The flight of the dinosaur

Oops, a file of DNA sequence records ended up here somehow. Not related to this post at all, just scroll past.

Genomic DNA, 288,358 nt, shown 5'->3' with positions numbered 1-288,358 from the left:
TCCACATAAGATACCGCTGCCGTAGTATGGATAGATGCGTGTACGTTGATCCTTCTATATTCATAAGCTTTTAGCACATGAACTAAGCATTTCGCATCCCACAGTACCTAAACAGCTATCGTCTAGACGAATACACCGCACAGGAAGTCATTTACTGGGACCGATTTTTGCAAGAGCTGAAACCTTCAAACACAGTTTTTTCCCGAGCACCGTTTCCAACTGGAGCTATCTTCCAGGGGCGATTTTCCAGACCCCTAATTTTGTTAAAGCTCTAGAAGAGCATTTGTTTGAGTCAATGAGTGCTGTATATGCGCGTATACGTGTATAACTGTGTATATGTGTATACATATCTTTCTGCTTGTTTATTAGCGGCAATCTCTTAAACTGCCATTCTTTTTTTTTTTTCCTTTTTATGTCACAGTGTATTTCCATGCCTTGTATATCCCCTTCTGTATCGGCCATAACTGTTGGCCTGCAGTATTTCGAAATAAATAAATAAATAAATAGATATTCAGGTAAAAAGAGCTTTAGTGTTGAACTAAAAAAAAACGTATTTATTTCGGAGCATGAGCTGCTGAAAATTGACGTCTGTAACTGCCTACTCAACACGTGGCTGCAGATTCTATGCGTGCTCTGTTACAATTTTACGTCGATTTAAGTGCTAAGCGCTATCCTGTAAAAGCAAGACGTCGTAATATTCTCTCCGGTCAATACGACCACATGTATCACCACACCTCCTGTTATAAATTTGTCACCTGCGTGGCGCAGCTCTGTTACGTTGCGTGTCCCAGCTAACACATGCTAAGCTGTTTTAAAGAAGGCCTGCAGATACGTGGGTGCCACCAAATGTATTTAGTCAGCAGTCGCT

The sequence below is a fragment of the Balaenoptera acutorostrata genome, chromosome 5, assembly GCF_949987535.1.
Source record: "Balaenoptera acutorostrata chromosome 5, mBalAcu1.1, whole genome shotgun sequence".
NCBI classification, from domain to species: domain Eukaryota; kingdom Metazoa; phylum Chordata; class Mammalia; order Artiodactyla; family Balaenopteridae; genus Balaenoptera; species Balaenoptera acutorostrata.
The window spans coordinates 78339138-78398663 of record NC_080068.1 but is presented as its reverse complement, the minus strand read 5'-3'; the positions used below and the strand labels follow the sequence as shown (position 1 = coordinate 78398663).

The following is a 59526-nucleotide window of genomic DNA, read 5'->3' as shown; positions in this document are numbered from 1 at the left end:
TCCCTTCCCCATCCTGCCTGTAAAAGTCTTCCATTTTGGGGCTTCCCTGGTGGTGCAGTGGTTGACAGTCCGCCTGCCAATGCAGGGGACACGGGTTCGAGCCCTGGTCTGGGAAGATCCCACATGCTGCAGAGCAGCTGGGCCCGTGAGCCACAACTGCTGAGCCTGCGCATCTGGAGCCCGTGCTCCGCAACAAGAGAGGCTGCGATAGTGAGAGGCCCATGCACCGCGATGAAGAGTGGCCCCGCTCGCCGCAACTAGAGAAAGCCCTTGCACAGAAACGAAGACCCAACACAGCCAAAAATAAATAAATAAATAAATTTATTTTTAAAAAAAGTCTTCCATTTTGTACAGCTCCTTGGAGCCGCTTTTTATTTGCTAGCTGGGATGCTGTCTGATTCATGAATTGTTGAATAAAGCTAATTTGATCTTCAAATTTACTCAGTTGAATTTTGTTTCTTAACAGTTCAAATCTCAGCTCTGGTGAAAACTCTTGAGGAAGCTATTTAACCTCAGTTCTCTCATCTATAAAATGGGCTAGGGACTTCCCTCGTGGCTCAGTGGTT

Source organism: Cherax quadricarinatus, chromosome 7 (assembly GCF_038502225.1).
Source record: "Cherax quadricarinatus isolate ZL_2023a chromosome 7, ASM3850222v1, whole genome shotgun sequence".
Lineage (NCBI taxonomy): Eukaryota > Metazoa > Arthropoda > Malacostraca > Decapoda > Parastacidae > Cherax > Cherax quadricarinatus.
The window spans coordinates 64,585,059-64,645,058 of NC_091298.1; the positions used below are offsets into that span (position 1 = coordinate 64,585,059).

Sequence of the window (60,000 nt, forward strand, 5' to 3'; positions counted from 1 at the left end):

The pterosaurs were probably the first flying vertebrates, and evolved from an early line of thecodonts. Although pterosaurs were not ancestral to birds they did share some traits that indicate similarities in anatomy and physiology such as hollow bones. In addition, both bird and pterosaur skulls have relatively larger cerebellar and optic lobe capacities than the skulls of modern reptiles. Many of the earlier pterosaurs were small animals not even as large as crows. However, pterosaurs of the late Jurassic and Cretaceous periods grew to be the largest ever flying animals. Pteranodon had a 7 metre wingspan and a weight of ca. 17 kg, and the discovery of fossilized fish within their fossilized ribs, indicated that they must have flown great distances over water. What is difficult to explain is how they kept from crumpling their wings if they splashed into the water after prey, and even more difficult to understand how such large animals regained altitude. One suggestion is that they scooped up fish pelican-fashion and soared on ocean breezes. Even so, the lack of a stabilizing tail and the position of the wings behind the centre of gravity made them aerodynamically unstable. The rudderlike head may have provided some lateral stability, but other pterosaurs such as the largest Quetzalcoatlus (which had a wingspan of 16 metres and a weight of 65 kg) were even more unbalanced and lacked such stabilizing devices. Flight in Quetzalcoatlus has been compared to shooting an arrow backwards, even so this large beast must have had some means of contolling its flight since it evidently feed on the carcasses of other dinosaurs.